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Tompa on "stolen" antiquities

Peter Tompa has posed this question in response to my post on factoids:
But isn't the "Mother of All" such "factoids" in the cultural property debate the insinuation by members of the archaeological community like Prof. Gill that undocumented artifacts "must be stolen?"
I would have hoped that Tompa as a trained lawyer would be precise in his use of language. My use of the word "stolen" is normally applied to:
I see that I make a clear distinction in a discussion of Philippe de Montebello's comment on the Sarpedon krater: "I find it interesting that he [sc. de Montebello] uses the word 'stolen' to describe the 'looting' of ancient cemeteries."

For me "stolen" implies "obtained by theft" (OED).

Tompa also draws attention to "undocumented artifacts". But let us be more precise. I often use the phrase "recently surfaced antiquities" (or something similar) to indicate objects that have appeared in a museum, private collection, auction or some other sale that do not have authenticated documentation that allows the collecting history to be traced back to 1970 (see "The 1970 rule"). (Christopher Chippindale and I had been using 1973 as our benchmark but for these purposes let us use 1970 as the date now adopted by the AAMD.) Objects that surfaced prior to 1970 deserve to be treated in a different way to those that have surfaced post 1970.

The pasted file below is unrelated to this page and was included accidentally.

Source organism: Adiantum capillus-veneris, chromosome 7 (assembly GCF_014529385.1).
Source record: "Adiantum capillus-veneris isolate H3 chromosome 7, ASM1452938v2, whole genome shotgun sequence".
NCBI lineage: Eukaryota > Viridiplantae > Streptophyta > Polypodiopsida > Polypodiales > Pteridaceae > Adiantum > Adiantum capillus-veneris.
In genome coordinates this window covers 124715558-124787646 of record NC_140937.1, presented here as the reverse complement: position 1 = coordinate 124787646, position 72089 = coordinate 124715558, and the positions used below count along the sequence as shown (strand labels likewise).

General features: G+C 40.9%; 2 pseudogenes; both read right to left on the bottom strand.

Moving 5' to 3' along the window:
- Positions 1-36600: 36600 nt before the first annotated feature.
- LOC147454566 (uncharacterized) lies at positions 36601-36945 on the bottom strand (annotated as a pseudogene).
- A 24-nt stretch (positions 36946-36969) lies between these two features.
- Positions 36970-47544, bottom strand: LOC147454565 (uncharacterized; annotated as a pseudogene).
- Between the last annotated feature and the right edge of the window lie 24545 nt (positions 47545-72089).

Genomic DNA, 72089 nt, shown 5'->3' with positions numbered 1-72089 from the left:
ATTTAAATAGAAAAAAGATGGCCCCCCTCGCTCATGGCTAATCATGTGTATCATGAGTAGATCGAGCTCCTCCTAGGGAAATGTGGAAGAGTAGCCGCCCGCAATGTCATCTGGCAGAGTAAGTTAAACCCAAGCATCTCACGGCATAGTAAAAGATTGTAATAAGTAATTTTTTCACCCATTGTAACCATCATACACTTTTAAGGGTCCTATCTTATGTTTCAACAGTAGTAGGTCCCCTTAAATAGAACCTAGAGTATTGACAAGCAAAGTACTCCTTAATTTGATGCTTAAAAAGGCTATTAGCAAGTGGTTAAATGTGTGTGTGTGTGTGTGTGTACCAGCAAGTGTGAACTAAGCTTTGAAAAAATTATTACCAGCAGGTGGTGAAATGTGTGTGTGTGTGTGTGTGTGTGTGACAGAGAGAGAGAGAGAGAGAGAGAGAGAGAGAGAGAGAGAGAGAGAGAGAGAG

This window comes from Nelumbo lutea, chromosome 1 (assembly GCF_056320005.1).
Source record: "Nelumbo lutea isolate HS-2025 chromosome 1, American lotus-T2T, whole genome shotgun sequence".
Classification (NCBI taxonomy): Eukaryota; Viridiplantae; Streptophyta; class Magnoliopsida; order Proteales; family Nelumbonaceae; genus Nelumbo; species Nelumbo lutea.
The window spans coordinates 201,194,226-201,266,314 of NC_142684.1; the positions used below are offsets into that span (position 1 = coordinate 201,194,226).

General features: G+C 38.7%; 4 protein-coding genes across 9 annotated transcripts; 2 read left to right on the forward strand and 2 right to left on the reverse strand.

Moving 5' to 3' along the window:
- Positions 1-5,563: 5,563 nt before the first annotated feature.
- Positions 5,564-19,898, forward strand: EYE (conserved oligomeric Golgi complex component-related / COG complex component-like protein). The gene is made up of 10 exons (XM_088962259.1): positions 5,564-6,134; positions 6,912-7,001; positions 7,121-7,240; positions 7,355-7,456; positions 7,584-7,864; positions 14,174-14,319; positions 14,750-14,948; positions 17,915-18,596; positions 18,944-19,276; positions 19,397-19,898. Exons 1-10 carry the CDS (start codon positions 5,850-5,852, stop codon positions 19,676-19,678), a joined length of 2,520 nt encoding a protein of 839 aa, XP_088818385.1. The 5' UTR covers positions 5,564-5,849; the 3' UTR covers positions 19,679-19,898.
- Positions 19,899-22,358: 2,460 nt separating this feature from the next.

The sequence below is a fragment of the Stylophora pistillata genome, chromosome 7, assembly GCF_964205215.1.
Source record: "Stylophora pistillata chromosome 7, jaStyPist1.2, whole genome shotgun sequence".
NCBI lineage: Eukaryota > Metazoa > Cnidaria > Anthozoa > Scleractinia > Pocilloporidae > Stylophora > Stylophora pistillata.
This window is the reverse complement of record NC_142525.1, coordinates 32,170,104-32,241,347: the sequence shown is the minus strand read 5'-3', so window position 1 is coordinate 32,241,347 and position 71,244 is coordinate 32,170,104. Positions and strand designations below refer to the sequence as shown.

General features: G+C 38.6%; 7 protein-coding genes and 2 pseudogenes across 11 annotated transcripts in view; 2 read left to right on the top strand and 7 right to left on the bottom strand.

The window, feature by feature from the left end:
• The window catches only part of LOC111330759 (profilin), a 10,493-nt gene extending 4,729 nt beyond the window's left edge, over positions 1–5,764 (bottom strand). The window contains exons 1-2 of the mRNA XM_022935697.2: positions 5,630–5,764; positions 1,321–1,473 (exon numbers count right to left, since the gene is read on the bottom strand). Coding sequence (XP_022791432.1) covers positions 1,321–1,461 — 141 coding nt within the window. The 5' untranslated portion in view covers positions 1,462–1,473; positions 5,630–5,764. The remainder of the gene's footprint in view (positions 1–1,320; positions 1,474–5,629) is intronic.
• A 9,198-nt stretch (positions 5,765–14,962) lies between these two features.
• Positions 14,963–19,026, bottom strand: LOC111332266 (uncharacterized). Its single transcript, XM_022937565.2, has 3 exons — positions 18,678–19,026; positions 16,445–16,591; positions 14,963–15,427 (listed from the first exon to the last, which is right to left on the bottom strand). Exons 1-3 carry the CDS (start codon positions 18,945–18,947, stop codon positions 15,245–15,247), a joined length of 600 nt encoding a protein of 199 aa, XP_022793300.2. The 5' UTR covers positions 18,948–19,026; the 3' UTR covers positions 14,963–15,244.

At the same time 1970 should not be used to ignore national laws that have earlier dates or indeed claims on significant cultural property. This category could contain the Benin bronzes, the Rosetta stone, the Parthenon sculptures, or bronzes removed from China. However it should be noted that such objects normally have some documentation or collecting history. For example, we know that the Parthenon sculptures were displayed on a marble temple constructed on the Athenian acropolis during the 440s and 430 BCE.

In our 2000 paper, "Material consequences of contemporary classical collecting", published in the American Journal of Archaeology, Chippindale and I drew attention to the lack of collecting histories in a range of private European and North American private collections. Our research was indeed significant as objects from two of the collections discussed by us have now been returned to Italy; items from one of these two collections have been returned to Greece.